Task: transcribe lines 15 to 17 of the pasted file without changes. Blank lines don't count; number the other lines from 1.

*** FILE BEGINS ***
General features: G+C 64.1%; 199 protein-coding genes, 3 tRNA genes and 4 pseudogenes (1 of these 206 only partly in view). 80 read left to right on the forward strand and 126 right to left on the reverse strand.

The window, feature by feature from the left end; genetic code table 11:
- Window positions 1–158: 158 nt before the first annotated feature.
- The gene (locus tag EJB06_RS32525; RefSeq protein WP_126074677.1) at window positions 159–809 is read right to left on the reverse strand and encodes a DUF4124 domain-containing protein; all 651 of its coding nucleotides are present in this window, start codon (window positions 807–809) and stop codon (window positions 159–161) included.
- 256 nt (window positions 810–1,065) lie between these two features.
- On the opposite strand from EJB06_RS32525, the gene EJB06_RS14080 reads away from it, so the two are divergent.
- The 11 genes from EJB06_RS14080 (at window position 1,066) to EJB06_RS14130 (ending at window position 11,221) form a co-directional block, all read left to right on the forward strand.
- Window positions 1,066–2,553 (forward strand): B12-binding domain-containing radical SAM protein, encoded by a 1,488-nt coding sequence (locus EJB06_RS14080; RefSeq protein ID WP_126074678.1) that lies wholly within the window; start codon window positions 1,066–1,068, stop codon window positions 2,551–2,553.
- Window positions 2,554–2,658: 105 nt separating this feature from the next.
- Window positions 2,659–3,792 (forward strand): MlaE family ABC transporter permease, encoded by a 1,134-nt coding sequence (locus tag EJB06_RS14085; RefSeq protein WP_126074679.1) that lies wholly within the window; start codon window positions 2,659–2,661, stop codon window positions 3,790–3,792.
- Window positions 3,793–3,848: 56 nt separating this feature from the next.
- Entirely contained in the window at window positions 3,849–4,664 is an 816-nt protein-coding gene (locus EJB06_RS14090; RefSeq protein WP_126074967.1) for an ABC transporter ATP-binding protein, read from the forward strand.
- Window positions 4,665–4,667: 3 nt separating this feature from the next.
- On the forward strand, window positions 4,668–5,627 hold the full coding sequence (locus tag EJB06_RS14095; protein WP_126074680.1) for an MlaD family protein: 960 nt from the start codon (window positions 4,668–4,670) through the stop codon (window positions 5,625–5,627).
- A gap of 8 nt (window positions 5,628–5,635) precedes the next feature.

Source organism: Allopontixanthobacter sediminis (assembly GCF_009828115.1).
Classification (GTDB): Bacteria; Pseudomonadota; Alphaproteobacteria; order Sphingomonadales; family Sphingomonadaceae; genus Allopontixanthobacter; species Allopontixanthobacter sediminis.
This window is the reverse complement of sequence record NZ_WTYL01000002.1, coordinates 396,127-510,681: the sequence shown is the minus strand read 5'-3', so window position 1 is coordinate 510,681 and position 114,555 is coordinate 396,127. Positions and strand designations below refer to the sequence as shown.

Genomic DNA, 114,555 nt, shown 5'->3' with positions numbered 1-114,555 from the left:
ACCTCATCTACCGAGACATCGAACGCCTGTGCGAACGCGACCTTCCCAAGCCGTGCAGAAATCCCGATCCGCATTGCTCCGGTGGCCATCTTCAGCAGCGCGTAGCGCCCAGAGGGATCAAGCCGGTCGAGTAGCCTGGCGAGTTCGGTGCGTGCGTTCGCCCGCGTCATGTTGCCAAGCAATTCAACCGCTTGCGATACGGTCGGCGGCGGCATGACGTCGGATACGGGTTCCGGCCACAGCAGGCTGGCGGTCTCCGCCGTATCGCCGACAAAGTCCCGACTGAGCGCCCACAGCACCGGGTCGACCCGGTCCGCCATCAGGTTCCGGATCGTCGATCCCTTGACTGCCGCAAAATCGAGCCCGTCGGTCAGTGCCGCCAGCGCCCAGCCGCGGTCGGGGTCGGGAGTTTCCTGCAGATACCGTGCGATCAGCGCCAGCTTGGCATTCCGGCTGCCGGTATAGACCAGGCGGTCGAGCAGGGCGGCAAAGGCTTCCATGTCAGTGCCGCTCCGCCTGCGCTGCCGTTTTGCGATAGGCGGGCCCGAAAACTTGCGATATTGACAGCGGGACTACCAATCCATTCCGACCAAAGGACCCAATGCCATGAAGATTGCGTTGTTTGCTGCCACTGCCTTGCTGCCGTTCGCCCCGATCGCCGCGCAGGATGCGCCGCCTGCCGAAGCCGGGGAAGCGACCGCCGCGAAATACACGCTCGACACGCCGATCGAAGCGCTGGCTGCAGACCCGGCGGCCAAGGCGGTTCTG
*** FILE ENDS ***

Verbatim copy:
- A gap of 8 nt (window positions 5,628–5,635) precedes the next feature.

Source organism: Allopontixanthobacter sediminis (assembly GCF_009828115.1).
Classification (GTDB): Bacteria; Pseudomonadota; Alphaproteobacteria; order Sphingomonadales; family Sphingomonadaceae; genus Allopontixanthobacter; species Allopontixanthobacter sediminis.